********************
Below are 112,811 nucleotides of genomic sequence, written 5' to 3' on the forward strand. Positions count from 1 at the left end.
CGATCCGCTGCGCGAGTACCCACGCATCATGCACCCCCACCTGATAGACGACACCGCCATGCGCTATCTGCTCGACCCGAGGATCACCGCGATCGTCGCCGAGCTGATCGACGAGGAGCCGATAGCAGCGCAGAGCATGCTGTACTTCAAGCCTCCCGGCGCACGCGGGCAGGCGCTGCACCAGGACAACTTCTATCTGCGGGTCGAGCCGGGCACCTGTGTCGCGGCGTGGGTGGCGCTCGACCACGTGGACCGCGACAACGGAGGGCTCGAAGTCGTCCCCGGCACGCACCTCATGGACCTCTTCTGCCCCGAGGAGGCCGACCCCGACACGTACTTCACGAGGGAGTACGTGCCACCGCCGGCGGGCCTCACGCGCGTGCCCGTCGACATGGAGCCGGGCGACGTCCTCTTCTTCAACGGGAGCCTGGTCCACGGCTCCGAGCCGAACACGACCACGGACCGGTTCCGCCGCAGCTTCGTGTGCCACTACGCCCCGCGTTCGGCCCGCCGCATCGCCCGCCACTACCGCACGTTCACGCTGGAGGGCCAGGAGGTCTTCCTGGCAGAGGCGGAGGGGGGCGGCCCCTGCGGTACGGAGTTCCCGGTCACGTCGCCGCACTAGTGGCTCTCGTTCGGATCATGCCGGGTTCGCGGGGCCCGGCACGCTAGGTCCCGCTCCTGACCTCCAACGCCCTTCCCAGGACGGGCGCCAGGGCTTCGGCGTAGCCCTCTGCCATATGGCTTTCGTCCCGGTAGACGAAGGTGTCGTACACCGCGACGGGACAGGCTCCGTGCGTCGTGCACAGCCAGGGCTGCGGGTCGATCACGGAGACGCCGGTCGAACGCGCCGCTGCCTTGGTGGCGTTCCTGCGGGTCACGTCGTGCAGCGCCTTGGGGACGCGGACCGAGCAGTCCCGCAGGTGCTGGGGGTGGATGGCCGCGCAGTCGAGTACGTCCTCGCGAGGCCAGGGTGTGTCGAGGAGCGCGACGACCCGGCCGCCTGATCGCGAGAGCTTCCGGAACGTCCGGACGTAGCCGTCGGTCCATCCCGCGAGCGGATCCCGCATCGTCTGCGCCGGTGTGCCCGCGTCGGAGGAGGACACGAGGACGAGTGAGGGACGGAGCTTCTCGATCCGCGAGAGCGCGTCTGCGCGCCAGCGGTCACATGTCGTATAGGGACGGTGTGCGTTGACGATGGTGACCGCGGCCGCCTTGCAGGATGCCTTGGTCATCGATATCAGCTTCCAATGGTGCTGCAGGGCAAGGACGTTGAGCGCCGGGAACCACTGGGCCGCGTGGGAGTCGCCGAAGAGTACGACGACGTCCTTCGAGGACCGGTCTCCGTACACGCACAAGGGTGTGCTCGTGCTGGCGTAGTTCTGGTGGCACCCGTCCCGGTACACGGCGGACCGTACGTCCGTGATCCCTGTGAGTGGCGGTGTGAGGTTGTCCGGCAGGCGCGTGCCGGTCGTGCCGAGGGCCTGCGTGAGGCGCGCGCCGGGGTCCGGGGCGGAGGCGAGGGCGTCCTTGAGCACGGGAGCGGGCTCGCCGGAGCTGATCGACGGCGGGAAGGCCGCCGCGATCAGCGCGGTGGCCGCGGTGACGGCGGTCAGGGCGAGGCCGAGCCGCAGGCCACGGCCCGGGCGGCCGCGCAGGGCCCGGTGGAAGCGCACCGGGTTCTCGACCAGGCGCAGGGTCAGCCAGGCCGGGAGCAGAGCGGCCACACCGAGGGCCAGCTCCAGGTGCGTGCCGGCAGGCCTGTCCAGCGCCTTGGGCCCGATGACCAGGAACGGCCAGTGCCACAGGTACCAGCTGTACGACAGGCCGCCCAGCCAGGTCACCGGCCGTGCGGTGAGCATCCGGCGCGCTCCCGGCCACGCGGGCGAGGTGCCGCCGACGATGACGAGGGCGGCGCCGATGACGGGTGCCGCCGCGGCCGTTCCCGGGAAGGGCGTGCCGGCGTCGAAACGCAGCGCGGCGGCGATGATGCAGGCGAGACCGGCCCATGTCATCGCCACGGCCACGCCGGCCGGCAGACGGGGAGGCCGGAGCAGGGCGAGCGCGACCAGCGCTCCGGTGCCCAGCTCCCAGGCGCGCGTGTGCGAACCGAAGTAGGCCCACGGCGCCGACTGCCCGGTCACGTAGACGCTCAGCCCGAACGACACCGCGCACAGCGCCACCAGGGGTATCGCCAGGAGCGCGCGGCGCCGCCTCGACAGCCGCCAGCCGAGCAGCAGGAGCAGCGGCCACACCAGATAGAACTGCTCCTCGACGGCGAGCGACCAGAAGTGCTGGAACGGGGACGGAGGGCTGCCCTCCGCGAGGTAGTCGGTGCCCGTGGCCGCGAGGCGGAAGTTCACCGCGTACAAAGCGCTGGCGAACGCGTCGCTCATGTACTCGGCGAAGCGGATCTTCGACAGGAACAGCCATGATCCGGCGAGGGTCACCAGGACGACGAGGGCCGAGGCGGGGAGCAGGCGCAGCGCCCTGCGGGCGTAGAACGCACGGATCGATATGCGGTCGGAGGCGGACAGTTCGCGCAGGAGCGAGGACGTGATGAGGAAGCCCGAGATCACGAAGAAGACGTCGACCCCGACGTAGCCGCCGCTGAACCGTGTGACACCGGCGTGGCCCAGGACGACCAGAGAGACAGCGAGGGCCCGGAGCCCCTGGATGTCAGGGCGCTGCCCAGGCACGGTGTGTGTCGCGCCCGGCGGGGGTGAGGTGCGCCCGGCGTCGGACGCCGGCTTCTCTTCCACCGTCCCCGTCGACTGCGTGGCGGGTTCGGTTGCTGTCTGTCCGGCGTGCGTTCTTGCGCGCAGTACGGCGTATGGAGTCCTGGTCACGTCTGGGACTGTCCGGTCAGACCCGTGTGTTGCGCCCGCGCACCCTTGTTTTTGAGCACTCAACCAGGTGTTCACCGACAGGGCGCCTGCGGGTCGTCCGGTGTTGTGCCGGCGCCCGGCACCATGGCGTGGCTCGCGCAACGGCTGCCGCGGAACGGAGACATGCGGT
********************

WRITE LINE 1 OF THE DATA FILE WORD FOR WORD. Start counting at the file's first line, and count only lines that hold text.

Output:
Below are 112,811 nucleotides of genomic sequence, written 5' to 3' on the forward strand. Positions count from 1 at the left end.